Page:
Be Blessed!

Naphal
May 5th 2008, 01:37 AM
I believe you misunderstand my motivation. I 'choose' to remember the Sabbath day because God has written His Law in my heart, as Jeremiah prophesied. Being on my heart means that it is my 'desire' and no longer simply a forced obligation.

I apparently understood your motivation because I agree the Sabbath is not a forced obligation and thought you also agreed, and you do. Others believe it to be a forced obligation enforced by the law and that it is sin to break it.






So, I believe you have misunderstood my position. I do not feel as you do that one of the ten commandments no longer matters.

lol, that's where you misunderstand my position. I don't say it doesn't matter but that it was fulfilled as all ceremonial laws were.




In fact, I think from our Savior's actions, the Sabbath commandment is upheld, just not as the religious leaders of the time had interpreted. ;)

It was upheld while he was alive and yes, not as the leaders thought but also not as the letter of the Sinai law taught either. Christ was teaching about how the law would change from strict letter to spiritual fulfillment.



One thing that's interesting to consider is that the number ten is the symbol of completion. So, for me, nine would be an incomplete representation of the Father's commands.

I'm sure we can find more than 9 commandments in the NT. Christ listed 6, and then mentioned two more not part of the original ten. 3 of the 4 he didn't list of the original ten actually relate to other commandments so we have more than just ten.



Yeshua's two commands were said by Him to completely hold up the rest, with Him saying that the others 'hang' on them, not that they negate them.

Not negate but supercede and embody.

Studyin'2Show
May 5th 2008, 01:43 AM
I think we both must be misunderstanding each other then because me saying that my motivation is desire not obligation does not mean that I believe the 4th commandment is no longer a commandment. :hmm: The commadment has not changed, it is my heart that has changed. ;) Yeshua came to turn the hearts of the children back to the Father, not to change God's Law.

Blessings to You!

Naphal
May 5th 2008, 01:45 AM
I think we both must be misunderstanding each other then because me saying that my motivation is desire not obligation does not mean that I believe the 4th commandment is no longer a commandment.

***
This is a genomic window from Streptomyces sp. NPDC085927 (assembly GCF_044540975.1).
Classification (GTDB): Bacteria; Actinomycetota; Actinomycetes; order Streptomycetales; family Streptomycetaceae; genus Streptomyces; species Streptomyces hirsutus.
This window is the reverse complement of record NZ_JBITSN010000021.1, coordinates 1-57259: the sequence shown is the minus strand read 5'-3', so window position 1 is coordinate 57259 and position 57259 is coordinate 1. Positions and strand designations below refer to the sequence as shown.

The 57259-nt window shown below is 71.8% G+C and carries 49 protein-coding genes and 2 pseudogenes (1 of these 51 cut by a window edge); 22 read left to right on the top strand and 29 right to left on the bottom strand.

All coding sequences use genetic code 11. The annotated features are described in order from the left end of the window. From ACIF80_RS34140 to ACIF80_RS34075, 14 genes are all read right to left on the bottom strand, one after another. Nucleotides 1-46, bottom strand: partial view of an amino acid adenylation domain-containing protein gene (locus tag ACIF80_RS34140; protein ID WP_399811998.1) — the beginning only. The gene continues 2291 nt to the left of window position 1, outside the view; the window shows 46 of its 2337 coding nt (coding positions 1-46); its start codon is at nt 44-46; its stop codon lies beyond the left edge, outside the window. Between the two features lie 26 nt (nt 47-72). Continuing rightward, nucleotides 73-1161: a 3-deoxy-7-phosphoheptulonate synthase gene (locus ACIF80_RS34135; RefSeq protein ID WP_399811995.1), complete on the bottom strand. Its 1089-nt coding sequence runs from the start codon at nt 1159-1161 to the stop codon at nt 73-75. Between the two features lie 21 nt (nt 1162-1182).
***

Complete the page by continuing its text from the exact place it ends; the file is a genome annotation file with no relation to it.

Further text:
Oh ok. So do you believe it is a sin to break the Sabbath?

Naphal
May 5th 2008, 01:47 AM
Yeshua came to turn the hearts of the children back to the Father, not to change God's Law.



Are you saying there was no changes made to the law?

Studyin'2Show
May 5th 2008, 02:01 AM
Oh ok. So do you believe it is a sin to break the Sabbath?According to you I believe you said that you do observe Sabbath in Yeshua. I believe God knows the heart. Sin is rebellion against the word of God. So, I believe those who have rebelled against God's word from the garden into the future are sinning. Do you not remember the Sabbath 'day' because you are rebelling against God's word? If not, then why would it be sin?
Are you saying there was no changes made to the law?Yes, I am saying the GOD'S Law has not and will not change. ;)

Naphal
May 5th 2008, 02:35 AM
According to you I believe you said that you do observe Sabbath in Yeshua. I believe God knows the heart. Sin is rebellion against the word of God. So, I believe those who have rebelled against God's word from the garden into the future are sinning. Do you not remember the Sabbath 'day' because you are rebelling against God's word? If not, then why would it be sin?

That's side stepping my question. Allow me to make it more specific. Is breaking the Saturday Sabbath a sin?


Yes, I am saying the GOD'S Law has not and will not change. ;)

And you are aware that Christ nailed the law (some say part of it) to the cross and that scripture says the law had to be changed because the priesthood was changed? Even the entire covenant was replaced by a new one, that's quite a change to the law being there was a complete change. Sounds like a change occurred, don't you think? Still think no changes were made to the law?